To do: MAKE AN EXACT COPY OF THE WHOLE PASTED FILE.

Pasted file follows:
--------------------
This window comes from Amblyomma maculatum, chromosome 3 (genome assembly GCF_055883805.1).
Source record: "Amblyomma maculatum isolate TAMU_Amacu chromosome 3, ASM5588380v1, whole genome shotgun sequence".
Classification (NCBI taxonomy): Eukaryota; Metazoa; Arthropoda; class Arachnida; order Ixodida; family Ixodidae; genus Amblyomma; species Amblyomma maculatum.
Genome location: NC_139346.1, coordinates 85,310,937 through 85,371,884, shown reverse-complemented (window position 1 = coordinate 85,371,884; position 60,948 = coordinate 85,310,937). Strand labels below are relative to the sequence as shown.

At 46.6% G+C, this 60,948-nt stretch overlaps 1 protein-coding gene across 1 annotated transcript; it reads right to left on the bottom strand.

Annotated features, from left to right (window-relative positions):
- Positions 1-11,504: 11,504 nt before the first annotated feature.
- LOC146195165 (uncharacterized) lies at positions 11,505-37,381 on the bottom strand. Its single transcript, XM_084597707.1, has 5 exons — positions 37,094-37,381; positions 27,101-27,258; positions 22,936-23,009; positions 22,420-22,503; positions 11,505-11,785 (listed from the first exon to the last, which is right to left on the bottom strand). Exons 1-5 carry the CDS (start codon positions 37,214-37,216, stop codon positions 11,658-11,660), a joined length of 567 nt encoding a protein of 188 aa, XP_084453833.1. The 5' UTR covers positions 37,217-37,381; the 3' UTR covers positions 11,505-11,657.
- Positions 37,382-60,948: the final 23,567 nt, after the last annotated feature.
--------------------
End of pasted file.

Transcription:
This window comes from Amblyomma maculatum, chromosome 3 (genome assembly GCF_055883805.1).
Source record: "Amblyomma maculatum isolate TAMU_Amacu chromosome 3, ASM5588380v1, whole genome shotgun sequence".
Classification (NCBI taxonomy): Eukaryota; Metazoa; Arthropoda; class Arachnida; order Ixodida; family Ixodidae; genus Amblyomma; species Amblyomma maculatum.
Genome location: NC_139346.1, coordinates 85,310,937 through 85,371,884, shown reverse-complemented (window position 1 = coordinate 85,371,884; position 60,948 = coordinate 85,310,937). Strand labels below are relative to the sequence as shown.

At 46.6% G+C, this 60,948-nt stretch overlaps 1 protein-coding gene across 1 annotated transcript; it reads right to left on the bottom strand.

Annotated features, from left to right (window-relative positions):
- Positions 1-11,504: 11,504 nt before the first annotated feature.
- LOC146195165 (uncharacterized) lies at positions 11,505-37,381 on the bottom strand. Its single transcript, XM_084597707.1, has 5 exons — positions 37,094-37,381; positions 27,101-27,258; positions 22,936-23,009; positions 22,420-22,503; positions 11,505-11,785 (listed from the first exon to the last, which is right to left on the bottom strand). Exons 1-5 carry the CDS (start codon positions 37,214-37,216, stop codon positions 11,658-11,660), a joined length of 567 nt encoding a protein of 188 aa, XP_084453833.1. The 5' UTR covers positions 37,217-37,381; the 3' UTR covers positions 11,505-11,657.
- Positions 37,382-60,948: the final 23,567 nt, after the last annotated feature.